About Visa Letters of Invitation

By Mary Jane Freeman
An envelope, a mailbox

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Because the U.S. government is concerned that some tourists plan to stay in the country illegally, a B-2 visitor or tourist visa may not always be easy to come by. For the best chance of getting one, it may help to have a friend or family member in the States write you an invitation letter. The letter should describe the reason for your visit, where and how long you will be staying, and how you will financially support yourself during the trip. This may put immigration officials at ease, since it demonstrates an intent to remain in the U.S. for a limited period of time.

Who Needs a B-2 Visa

If you're not a citizen of one of the 38 countries exempt from having to obtain a B-2 visa, you must first apply for a visa if you want to visit the U.S. The process includes submitting an application to U.S. Citizenship and Immigration Services, or a U.S. embassy or consulate, and completing a visa interview. Although it's never a requirement, an invitation letter may increase your chances for being approved for a visitor visa.

Letter Emphasizes Temporary Nature of Visit

Some foreign citizens use visitor visas solely to enter the country with no intention of leaving. For this reason, visa applications are sometimes heavily scrutinized. With this in mind, the person who writes your letter of invitation must emphasize such things as the temporary nature of your visit, the reason for your visit, where you will be staying during your time in the U.S., and whether you or someone else will be financially supporting you during your stay.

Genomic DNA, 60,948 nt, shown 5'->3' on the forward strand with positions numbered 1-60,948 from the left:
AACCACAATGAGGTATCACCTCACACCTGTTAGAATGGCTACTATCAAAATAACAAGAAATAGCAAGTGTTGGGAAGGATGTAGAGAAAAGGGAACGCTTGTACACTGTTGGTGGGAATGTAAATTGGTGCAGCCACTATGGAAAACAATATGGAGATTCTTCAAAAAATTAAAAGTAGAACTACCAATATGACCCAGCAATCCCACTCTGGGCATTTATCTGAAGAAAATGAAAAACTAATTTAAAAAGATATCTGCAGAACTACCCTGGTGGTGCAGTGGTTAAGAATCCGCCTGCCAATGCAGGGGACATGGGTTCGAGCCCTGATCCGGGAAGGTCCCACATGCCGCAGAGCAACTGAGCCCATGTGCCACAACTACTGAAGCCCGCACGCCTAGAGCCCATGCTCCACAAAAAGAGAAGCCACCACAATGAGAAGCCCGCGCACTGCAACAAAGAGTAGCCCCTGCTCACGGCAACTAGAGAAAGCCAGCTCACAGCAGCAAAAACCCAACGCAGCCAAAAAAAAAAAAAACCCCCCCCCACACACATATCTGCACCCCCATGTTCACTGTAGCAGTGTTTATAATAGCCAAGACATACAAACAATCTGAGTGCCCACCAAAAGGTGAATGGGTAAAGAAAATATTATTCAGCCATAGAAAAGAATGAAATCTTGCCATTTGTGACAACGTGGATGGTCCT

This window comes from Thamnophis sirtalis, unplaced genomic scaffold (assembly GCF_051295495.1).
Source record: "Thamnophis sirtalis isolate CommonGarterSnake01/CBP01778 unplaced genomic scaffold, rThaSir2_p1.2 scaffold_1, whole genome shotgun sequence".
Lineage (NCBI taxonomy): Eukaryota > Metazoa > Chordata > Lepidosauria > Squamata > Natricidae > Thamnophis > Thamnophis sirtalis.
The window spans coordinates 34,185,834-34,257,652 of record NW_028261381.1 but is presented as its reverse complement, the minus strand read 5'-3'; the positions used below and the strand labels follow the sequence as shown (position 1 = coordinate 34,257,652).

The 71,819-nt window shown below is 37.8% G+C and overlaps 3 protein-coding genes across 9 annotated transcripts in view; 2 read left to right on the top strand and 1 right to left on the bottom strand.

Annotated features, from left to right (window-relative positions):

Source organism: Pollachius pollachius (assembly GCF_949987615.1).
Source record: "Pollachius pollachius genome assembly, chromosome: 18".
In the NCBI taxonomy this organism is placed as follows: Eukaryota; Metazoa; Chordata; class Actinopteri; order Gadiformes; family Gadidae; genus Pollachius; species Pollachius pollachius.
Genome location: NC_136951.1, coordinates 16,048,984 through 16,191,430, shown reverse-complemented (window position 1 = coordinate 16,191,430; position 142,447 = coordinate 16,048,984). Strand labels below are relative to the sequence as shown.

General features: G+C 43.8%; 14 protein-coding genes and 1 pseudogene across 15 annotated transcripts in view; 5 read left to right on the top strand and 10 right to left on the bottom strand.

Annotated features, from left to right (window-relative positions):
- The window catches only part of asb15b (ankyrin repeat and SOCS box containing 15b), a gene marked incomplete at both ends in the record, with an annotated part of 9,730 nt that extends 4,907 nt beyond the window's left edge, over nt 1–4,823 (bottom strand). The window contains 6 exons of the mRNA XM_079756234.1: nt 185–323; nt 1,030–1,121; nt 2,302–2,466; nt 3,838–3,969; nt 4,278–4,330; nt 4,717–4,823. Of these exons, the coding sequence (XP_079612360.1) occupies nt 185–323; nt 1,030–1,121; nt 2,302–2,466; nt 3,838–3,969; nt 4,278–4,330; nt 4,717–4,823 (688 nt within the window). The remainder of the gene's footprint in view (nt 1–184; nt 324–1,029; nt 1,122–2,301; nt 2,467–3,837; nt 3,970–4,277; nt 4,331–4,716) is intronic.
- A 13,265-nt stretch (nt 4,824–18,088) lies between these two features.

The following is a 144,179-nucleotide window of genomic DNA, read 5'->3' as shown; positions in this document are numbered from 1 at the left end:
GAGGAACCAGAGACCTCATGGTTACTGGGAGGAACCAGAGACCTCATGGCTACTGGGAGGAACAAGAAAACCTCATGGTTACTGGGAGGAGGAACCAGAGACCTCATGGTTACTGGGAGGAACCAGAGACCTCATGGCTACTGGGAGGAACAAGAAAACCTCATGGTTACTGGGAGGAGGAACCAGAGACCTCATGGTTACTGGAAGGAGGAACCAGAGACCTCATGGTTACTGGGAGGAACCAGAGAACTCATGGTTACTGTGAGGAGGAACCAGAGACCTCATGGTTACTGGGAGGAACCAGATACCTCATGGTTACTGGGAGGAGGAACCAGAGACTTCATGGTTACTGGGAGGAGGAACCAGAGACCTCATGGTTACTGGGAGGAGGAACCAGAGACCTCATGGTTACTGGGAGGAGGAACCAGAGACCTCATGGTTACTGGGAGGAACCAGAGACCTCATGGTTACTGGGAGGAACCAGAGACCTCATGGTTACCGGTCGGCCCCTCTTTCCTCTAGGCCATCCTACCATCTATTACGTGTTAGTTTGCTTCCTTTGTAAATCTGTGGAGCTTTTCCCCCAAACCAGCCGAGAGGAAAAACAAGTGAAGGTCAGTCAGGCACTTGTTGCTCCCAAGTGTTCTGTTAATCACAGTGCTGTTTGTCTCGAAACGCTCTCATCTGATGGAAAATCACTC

Suggested Content of Invitation Letter

The letter of invitation must be in English and sent directly to you from the person who writes it, not to USCIS or the U.S. embassy or consulate where you applied for your visa. The letter should include the writer's name and address, your name and address, the writer's relationship to you, and an opening statement expressing her desire for you to visit her. After that, the writer should provide details about the visit. For example, if you're coming to the U.S. to attend your sister's graduation from an American university, your sister would provide details such as when and where the graduation is, any other side trips planned during your stay, where you will be staying, and who will be paying for your expenses. The more precise details that can be included in the letter, the better.

Invitation Letter Presented at Interview

When you attend your visa interview, take the invitation letter with you. It may be helpful to also bring proof of ties to your home country, such as copies of your lease or mortgage, bank statements and a letter from your employer stating your return-to-work date. This will further demonstrate your intent to be in the U.S. temporarily.

About the Author

Based on the West Coast, Mary Jane Freeman has been writing professionally since 1994, specializing in the topics of business and law. Freeman's work has appeared in a variety of publications, including LegalZoom, Essence, Reuters and Chicago Sun-Times. Freeman holds a Master of Science in public policy and management and Juris Doctor. Freeman is self-employed and works as a policy analyst and legal consultant.